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Board Explores Ways To Combat Drugs

By Staff | Nov 5, 2014

Wetzel County Schools Employees of the Month for August and September are pictured with Superintendent Dennis Albright, left. From the left from Albright: Linda Haught, Short Line School; April Ring, Short Line School; and Adrianne Burkhart, Valley High School. Not pictured is Jamie Doty, also an employee of the month.

At Monday night’s meeting of the Wetzel County Board of Education, Board President Mike Blair announced that he would like the board to begin looking into helping combat the county’s war on drugs.

“There are a lot of things we can do in our schools to promote drug awareness,” he noted. “If we save one child . . . I don’t care what grade level, we did well.

“Every community in our county is dealing with this problem,” Blair noted. “If we need to financially support you, the schools, and bring someone to our school house . . . I’m asking you as administrators, if there is something we need to be doing, please convey that. Now is the time. I think you will have the support of this board.

“Drugs are the problem that is really weighing heavy with me on our youth today,” Blair stated, “and I’m at the point that I’m going to battle that any way we can. I think we have to start in the school house.”

“Are you prepared to finance resource officers?” questioned Mark Lemasters, a science and technology teacher at Magnolia High School.

“We have been looking at them,” Blair noted, adding that Superintendent Dennis Albright had been looking into the issue. “Whether we contract a service, or hire our own, it’s been kicked around on a multitude of occasions. I understand where you are coming from . . . is that officer the actual turn that we want? When students leave school to go down the street, what are the dealing with? We have to get these young minds prepared for what’s out there. It’ll be a cost factor, but I don’t think there’s anyone here that’s not willing to support this.”

New Martinsville School Principal Shawn Coen invited everyone to attend the drug awareness program that will be held at the school on Nov. 20. “It’s an excellent program, and I encourage you to spread the word to any adult in the community. We have announced this in our school messengers every time we have this, but we never have more than 10 parents that attend.”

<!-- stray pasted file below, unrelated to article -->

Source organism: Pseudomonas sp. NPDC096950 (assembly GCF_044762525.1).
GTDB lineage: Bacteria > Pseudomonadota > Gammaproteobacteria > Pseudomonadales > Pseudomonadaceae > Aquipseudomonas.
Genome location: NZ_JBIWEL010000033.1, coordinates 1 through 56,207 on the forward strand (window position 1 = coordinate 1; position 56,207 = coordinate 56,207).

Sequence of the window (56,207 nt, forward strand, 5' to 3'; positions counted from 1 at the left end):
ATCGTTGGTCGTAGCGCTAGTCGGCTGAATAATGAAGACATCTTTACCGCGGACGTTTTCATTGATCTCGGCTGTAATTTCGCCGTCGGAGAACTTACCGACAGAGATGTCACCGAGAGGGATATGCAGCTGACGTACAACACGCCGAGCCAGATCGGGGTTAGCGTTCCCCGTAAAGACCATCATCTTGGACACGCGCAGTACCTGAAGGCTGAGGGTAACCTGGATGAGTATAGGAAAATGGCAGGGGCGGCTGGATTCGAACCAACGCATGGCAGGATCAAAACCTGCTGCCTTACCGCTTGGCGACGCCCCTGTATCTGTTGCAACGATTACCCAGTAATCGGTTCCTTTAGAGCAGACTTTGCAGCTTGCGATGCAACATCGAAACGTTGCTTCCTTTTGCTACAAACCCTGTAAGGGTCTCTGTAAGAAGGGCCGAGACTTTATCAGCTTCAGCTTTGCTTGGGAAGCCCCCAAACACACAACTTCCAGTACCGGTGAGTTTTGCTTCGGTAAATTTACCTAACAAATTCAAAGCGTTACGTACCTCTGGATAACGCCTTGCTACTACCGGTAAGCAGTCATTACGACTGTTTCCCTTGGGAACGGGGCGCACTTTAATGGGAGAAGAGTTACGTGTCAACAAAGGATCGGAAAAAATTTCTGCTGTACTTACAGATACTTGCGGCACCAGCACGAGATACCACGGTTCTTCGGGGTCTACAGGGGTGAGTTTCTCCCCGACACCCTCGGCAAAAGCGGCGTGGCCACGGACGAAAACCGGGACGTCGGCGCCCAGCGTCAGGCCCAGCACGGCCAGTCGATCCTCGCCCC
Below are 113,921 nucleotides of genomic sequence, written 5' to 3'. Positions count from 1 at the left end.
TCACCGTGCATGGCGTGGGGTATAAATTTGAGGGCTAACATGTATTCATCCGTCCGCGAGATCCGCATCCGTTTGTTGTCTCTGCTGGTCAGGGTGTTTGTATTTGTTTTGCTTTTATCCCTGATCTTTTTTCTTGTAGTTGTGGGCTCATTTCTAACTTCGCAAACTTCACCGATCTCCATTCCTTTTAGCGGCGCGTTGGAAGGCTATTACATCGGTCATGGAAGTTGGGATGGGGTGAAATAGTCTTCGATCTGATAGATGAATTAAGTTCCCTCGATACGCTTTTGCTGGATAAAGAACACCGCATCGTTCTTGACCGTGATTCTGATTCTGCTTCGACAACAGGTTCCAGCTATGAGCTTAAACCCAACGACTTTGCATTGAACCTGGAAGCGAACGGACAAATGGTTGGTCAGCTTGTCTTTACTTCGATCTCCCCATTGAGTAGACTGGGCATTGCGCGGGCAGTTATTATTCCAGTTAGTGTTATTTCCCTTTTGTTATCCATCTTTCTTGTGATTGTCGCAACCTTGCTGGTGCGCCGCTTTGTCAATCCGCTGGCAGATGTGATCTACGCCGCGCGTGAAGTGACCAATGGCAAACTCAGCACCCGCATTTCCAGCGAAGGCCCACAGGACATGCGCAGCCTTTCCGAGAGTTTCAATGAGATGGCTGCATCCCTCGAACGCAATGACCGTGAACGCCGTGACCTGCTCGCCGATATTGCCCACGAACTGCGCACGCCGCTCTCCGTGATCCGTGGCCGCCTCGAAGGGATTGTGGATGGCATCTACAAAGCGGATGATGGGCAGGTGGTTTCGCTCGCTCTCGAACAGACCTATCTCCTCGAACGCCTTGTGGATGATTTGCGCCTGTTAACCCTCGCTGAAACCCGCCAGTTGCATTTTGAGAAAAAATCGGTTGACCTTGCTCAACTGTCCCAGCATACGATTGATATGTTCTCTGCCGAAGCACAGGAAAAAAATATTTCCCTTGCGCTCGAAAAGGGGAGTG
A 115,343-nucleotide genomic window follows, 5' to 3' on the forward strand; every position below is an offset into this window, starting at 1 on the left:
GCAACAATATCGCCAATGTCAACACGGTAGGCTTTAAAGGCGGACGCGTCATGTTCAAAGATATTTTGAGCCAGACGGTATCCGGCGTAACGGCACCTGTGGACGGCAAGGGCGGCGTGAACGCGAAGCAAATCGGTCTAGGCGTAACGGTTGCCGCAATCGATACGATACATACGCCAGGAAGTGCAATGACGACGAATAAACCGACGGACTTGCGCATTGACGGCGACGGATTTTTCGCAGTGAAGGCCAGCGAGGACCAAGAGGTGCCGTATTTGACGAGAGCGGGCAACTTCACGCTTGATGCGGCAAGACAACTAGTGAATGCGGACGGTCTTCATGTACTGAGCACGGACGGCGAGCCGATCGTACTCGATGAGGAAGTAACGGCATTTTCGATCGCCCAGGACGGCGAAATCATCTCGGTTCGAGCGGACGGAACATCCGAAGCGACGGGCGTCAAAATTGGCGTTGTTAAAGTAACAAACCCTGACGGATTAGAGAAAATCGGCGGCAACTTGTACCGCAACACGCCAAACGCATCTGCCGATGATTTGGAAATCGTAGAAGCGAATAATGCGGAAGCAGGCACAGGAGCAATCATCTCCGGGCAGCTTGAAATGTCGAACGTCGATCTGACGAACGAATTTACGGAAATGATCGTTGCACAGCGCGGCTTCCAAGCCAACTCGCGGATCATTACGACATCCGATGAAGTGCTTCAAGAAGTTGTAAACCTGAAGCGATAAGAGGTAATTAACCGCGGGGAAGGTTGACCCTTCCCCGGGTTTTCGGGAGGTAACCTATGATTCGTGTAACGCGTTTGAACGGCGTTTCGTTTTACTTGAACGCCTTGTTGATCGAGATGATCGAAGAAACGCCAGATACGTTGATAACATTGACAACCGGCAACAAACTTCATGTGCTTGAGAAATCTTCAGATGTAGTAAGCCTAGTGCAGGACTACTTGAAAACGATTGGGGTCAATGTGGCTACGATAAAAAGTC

“We are dealing with a different beast than what we had to deal with,” she noted, referencing alcohol abuse was the worst that the now-adults had to deal with when they were younger. “I invite you all to attend the drug awareness program, and bring a friend . . . Until we educate our community, we will never get a handle on this.”

“I’m looking at any type of input,” Blair reiterated. “I think the board is interested in hearing any type of input.”

“You are better prepared,” he spoke of the teachers and school administrators. “You see kids every day. I read about it. I read about the youth that are dying. I watch it on the news, and it’s a terrible thing . . . It’s addiction, and it’s taking our youth from us. Good ol’ Wetzel County is a good place to live, and Mrs. Wells (Tammy Wells, director of secondary and vocational education, student assessment and strategic planning) and everyone out in the county . . . I’d like to see suggestions come back to us. Mr. Albright, I ask you to support that.”

Fawn Price, MHS’s LSIC President, stated that she is around a lot of youth and notices that “there are a lot of kids that just don’t have parents, that are available.”

“They may be living, or maybe the kids are being raised by grandparents,” she noted, adding, “The grandparents might be ill . . . There are all kinds of situations out there, and kids don’t have the same opportunities. These are all learned behaviors that they see all of their lives.”

Blair suggested that drug awareness become a “community, county-wide publicity campaign,” to “bring the highlights out.”

“I don’t care if it is a guest speaker, high impact stuff . . . there’s a way you can touch people, and there are multiple ways to do that.”

As to resource officers in schools, Lemasters stated that perhaps the officers could also be located outside of the building, after school, as well.

And as to hiring the officers, Albright stated that there is a shortage of officers in the area. He noted that Paden City Police Department is currently running short on officers, and New Martinsville Police Department is short four officers. Albright noted that the board is anticipating two officers coming from the Wetzel County Sheriff’s Department.

Board Member Carolyn Gatian suggested taking drug awareness outside of the schools. “Let’s do shock treatment,” she noted, suggesting a flash mob.

Blair noted that the problem would not be solved that night but, “I’d like to get some ideas and encouragement.”

Also at Monday night’s board meeting, Superintendent Albright announced the following Employees of the Month for the months of August and September: Linda Haught, Short Line School; Adrianne Burkhart, Valley High School; April Ring, Short Line School; and Jamie Doty, Maintenance.

Furthermore, Albright mentioned that starting this week, radio spots would be running on the radio for both Hundred High School and Short Line School. He noted that these were the first of the radio spots for all county schools.

Also, Albright requested that the board approve $46,000 for supplemental materials for the county’s Read 180 program’s companion program, System 44. This will ensure that proper reading instruction is given to those who need the most help with reading.